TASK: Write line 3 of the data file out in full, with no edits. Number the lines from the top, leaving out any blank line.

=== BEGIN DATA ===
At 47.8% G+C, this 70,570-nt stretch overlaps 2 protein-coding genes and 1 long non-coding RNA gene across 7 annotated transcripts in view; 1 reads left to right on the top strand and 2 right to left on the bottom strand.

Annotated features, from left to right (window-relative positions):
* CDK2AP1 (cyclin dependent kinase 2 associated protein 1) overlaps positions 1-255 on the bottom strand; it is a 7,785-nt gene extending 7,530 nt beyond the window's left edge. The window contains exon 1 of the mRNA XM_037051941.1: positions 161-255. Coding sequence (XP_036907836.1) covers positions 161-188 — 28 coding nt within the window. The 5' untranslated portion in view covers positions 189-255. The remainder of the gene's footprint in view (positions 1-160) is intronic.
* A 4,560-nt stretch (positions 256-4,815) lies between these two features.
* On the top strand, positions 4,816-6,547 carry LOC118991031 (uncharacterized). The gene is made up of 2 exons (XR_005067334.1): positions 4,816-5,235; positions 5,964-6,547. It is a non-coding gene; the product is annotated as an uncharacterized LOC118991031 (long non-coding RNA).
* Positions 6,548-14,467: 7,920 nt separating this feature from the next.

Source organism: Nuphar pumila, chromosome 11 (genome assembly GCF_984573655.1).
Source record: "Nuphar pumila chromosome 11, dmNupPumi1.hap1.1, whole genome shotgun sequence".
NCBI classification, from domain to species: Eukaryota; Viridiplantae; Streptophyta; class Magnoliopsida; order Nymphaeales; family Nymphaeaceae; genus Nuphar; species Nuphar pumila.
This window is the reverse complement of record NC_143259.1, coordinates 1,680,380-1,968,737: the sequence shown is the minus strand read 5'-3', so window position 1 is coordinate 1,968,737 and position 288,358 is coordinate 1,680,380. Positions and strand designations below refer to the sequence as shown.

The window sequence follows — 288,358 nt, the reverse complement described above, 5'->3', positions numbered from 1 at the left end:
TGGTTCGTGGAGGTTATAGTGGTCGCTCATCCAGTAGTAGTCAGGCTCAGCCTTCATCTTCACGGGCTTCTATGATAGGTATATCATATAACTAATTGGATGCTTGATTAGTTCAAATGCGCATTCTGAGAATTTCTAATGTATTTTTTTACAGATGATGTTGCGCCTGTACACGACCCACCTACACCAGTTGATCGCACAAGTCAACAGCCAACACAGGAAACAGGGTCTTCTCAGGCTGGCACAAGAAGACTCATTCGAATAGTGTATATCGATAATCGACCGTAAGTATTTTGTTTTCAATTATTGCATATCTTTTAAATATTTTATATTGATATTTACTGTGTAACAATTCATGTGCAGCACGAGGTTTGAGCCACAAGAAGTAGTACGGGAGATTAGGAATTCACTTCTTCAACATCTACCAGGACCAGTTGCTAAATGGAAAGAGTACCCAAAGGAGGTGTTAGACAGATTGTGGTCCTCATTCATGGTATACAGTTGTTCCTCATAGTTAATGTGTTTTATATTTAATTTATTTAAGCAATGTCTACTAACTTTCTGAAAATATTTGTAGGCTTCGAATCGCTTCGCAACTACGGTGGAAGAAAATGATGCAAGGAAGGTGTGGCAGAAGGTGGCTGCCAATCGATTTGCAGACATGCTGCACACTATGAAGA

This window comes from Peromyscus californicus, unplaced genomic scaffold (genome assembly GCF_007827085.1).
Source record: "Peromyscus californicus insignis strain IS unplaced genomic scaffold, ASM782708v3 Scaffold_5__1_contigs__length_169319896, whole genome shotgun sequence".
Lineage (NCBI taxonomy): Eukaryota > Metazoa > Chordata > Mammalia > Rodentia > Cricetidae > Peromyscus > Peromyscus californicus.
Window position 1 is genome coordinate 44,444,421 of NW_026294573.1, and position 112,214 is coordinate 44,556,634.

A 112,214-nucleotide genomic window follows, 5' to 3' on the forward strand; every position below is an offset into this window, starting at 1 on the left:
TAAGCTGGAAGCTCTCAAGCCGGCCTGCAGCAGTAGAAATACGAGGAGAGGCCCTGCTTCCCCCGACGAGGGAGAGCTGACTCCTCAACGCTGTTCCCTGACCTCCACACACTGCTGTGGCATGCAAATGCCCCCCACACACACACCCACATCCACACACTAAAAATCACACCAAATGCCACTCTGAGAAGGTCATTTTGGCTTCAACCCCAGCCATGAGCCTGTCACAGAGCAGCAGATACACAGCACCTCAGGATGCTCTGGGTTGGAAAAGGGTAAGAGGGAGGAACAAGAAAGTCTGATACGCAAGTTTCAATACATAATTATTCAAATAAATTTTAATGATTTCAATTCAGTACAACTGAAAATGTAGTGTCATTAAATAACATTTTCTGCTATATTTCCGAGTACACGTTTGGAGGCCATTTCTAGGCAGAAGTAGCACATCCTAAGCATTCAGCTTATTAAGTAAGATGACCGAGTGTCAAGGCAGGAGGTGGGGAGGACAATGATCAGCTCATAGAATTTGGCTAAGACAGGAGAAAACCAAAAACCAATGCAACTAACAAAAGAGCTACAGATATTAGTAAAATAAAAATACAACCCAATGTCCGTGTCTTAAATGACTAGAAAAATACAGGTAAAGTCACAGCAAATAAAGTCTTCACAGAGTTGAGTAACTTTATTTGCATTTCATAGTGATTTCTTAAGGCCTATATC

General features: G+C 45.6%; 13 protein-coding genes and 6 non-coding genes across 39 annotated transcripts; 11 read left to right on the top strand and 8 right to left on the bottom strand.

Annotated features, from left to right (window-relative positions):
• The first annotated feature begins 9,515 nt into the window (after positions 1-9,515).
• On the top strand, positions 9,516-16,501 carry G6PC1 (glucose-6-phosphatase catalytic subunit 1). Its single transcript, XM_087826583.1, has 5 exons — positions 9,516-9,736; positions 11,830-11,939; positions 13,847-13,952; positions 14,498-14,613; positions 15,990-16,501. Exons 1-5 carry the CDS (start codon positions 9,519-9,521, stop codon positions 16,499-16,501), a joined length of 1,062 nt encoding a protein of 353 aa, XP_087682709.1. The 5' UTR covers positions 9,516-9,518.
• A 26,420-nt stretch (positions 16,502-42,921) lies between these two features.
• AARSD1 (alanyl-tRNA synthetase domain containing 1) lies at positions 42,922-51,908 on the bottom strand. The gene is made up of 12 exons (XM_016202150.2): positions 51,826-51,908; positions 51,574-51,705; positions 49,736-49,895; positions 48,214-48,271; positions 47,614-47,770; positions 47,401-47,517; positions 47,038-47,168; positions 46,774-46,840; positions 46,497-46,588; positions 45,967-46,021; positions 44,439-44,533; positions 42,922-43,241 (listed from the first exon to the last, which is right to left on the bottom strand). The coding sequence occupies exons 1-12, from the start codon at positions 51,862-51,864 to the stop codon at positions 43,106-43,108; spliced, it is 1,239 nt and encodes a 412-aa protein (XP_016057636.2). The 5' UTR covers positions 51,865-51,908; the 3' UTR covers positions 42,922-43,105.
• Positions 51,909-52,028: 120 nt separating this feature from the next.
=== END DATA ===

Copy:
* CDK2AP1 (cyclin dependent kinase 2 associated protein 1) overlaps positions 1-255 on the bottom strand; it is a 7,785-nt gene extending 7,530 nt beyond the window's left edge. The window contains exon 1 of the mRNA XM_037051941.1: positions 161-255. Coding sequence (XP_036907836.1) covers positions 161-188 — 28 coding nt within the window. The 5' untranslated portion in view covers positions 189-255. The remainder of the gene's footprint in view (positions 1-160) is intronic.